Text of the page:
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Global Crisis Blog

Germany Puts America In Its Place – It’s About Time!

By Shlomo Maital

  

 

 

Angela Merkel, German Chancellor

Readers have noticed: This blog has been highly critical of America, America’s President, America’s Treasury Secretary, and the economic (non)-policies they have implemented. Turns out American voters felt the same way on Nov. 2.  Obama apparently thinks the failure was one of communication – he just did not explain how he saved America.  It is the American voters, apparently, whom we need to replace, not the President.  They don’t get it. 

    Following the G-20 summit in Seoul Korea, Obama made an incredible statement detached from reality.  It was tough going, he said, but – we achieved consensus!  

    We did?  Consensus?  On what?   The only consensus reached was on the utter stupidity of America’s current analysis of global problems.  It’s not us, say Obama and Geithner. It’s everybody else.   When will this pair get real?

    Writing in today’s International Herald Tribune, author Stephen Hill tells us what really went on in Seoul.  It did not come close to resembling Obama’s ‘consensus’.  Instead, it featured Angela Merkel telling America to smarten up, with other G20 leaders backing her.  Obama floated an absurd plan to require nations who have NOT screwed up their economy to bail out America by buying American goods (does America still make anything?  If so, what?).  In response, Angela Merkel said:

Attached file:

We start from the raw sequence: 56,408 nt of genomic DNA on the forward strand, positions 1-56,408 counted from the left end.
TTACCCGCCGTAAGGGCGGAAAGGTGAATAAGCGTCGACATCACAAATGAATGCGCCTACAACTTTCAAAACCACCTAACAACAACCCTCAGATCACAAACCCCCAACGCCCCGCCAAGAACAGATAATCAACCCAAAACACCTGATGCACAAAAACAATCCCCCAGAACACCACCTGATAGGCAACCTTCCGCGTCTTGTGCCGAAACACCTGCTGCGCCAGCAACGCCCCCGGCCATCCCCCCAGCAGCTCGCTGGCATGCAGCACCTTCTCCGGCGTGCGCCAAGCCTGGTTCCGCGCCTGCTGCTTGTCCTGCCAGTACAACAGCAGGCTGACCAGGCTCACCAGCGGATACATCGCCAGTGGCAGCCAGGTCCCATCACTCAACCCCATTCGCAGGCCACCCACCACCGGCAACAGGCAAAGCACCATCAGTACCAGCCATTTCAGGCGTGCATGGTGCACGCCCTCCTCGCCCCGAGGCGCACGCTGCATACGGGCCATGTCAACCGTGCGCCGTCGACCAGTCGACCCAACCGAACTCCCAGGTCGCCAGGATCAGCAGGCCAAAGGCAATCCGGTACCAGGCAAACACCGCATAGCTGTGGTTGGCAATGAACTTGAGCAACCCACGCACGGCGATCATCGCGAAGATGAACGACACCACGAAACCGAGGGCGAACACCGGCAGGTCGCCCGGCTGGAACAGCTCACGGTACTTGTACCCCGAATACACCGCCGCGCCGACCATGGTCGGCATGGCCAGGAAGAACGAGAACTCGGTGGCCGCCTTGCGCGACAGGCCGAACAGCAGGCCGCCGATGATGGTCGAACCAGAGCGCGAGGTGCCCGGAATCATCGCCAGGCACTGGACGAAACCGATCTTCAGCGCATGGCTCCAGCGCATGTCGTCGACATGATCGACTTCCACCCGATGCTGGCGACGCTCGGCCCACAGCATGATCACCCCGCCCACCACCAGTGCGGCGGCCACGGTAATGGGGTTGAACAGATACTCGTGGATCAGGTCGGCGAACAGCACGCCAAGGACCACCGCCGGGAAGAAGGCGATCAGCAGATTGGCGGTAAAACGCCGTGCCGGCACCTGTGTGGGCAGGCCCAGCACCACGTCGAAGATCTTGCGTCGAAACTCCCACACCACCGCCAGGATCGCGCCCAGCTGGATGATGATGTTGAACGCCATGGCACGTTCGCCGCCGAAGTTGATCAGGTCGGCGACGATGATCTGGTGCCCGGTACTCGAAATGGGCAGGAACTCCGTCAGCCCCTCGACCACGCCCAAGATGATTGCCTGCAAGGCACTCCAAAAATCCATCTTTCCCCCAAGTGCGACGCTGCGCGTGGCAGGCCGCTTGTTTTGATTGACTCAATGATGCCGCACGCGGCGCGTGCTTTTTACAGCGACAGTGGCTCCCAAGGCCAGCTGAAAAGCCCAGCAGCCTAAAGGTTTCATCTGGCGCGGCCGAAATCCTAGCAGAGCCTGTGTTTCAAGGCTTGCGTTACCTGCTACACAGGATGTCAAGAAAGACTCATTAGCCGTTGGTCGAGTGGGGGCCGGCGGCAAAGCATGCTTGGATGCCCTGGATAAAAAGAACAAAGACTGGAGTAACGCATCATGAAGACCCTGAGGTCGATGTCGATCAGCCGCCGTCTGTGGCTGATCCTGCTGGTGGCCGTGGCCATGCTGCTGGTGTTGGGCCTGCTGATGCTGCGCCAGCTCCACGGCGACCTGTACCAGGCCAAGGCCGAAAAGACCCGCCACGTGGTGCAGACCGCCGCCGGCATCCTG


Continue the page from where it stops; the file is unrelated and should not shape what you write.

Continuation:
The United States is the one that must take the necessary steps to increase its competitiveness, she said. The U.S. should not try to put limits on countries that have figured out how to get the world to buy their goods. “In the task ahead, the benchmark has to be the countries that have been most competitive, not to reduce to the lowest common denominator,” she said. Ouch! — America being called “the lowest common denominator.”  Her finance minister, Wolfgang Schäuble, was even more blunt. He described American policy as “clueless” and said the American growth model is stuck in a deep crisis: “The U.S.A. lived off credit for too long, inflated its financial sector massively and neglected its industrial base.” Ouch again. Germany — previously sneered at by U.S. pundits for its “weak and sclerotic” economy — lecturing America about how to grow its economy.  Merkel said something else that is even more of a game changer: “It is essential to return to a sustainable growth path.” One cause of the crisis was that “we did not have sustainable growth. In many countries growth was built on debt and bubbles.”   What Merkel was saying is that the era of U.S.-style consumption-driven economics is over. The world needs to figure out how advanced economies can provide for their people without having roaring growth rates driven by asset bubbles, and how to develop in a way that is ecologically sustainable.